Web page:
PHOENIX — Arizona has started work to repeal a 1990s law that barred education that “promoted a homosexual lifestyle.”
NBC OUT reported this week that the action in the state House comes a day after Republican Arizona Attorney General Mark Brnovich declined to join in defending a lawsuit filed last month by LGBTQ groups against the state’s Board of Education and state’s top schools official, Democratic Superintendent of Public Instruction Kathy Hoffman.
The law also banned HIV and AIDS instruction that “portrays homosexuality as a positive alternative lifestyle” or “suggests that some methods of sex are safe methods of homosexual sex,” according to NBC OUT.
The National Center for Lesbian Rights and Lambda Legal filed a lawsuit against the law last month. The organizations said in the filing that the law was stigmatizing and demeaning LGBTQ students, preventing them from getting medically-accurate information and creating a hostile environment for students.
LGBTQ groups celebrated the action.
“A full repeal is an amazing development, as it removes the harmful and discriminatory language that we specifically challenged in the lawsuit,” NCLR Senior Staff Attorney Julie Wilensky said in a statement. “We are grateful to the leadership of Arizonans who have been advocating for many years on this issue.”
“The writing was already on the wall, considering that the Arizona attorney general had already signaled they were not going to defend the law in court,” said Lambda Legal Staff Attorney Puneet Cheema. “We are thrilled that state officials have moved so quickly to get this harmful law off the books and allow LGBTQ students – in fact all students – to get access to the medically-accurate information that literally could save their lives.”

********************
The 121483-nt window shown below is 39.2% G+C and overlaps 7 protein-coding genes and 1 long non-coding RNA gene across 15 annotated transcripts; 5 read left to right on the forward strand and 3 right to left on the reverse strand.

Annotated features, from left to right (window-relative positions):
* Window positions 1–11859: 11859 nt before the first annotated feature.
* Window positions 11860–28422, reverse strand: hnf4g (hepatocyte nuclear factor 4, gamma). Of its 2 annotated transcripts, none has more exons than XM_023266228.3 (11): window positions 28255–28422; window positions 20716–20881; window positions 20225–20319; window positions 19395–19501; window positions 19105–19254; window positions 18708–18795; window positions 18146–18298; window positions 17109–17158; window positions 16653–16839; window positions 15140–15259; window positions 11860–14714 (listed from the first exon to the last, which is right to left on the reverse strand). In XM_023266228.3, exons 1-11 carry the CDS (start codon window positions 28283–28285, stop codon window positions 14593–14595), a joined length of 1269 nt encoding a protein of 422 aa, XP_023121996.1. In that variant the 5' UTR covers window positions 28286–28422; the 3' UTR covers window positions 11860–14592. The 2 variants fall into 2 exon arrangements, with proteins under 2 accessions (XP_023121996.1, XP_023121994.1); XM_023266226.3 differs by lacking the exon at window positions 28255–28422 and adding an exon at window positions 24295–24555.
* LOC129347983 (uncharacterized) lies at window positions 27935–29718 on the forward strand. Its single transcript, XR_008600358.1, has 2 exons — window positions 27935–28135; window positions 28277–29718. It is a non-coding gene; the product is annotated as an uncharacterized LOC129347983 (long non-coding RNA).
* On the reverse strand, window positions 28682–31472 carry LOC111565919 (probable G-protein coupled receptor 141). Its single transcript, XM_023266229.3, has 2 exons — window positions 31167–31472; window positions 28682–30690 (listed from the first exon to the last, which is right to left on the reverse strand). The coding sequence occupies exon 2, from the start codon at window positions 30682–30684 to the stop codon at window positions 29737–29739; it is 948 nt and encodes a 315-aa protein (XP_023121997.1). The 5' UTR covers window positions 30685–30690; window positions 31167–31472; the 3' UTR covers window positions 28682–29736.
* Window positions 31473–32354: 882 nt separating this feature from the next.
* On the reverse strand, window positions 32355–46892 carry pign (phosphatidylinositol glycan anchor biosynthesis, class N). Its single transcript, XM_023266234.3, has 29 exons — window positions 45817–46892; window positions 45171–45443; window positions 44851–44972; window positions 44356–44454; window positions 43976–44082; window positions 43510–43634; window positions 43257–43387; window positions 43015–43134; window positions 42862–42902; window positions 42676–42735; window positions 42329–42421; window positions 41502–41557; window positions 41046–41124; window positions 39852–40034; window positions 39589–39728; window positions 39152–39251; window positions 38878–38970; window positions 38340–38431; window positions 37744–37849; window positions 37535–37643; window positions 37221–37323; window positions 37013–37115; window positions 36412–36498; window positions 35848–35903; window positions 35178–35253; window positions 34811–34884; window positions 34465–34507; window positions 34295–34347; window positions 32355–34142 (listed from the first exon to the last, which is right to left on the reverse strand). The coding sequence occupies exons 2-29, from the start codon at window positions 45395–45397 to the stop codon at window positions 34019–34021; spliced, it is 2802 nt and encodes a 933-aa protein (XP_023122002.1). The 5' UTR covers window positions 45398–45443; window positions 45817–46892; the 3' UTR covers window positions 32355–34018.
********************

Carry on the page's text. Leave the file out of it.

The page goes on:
“All young people need and deserve curriculum that validates their identities and prepares them for health and success,” said Human Rights Campaign Arizona State Director Justin Unga. “We applaud the Arizona legislature for repealing this damaging ban on LGBTQ-inclusive education in our public schools and thank the LGBTQ Caucus for its leadership in ensuring a bipartisan solution. This victory should serve as a reminder of what we can accomplish when we put Arizona students’ success ahead of politics.”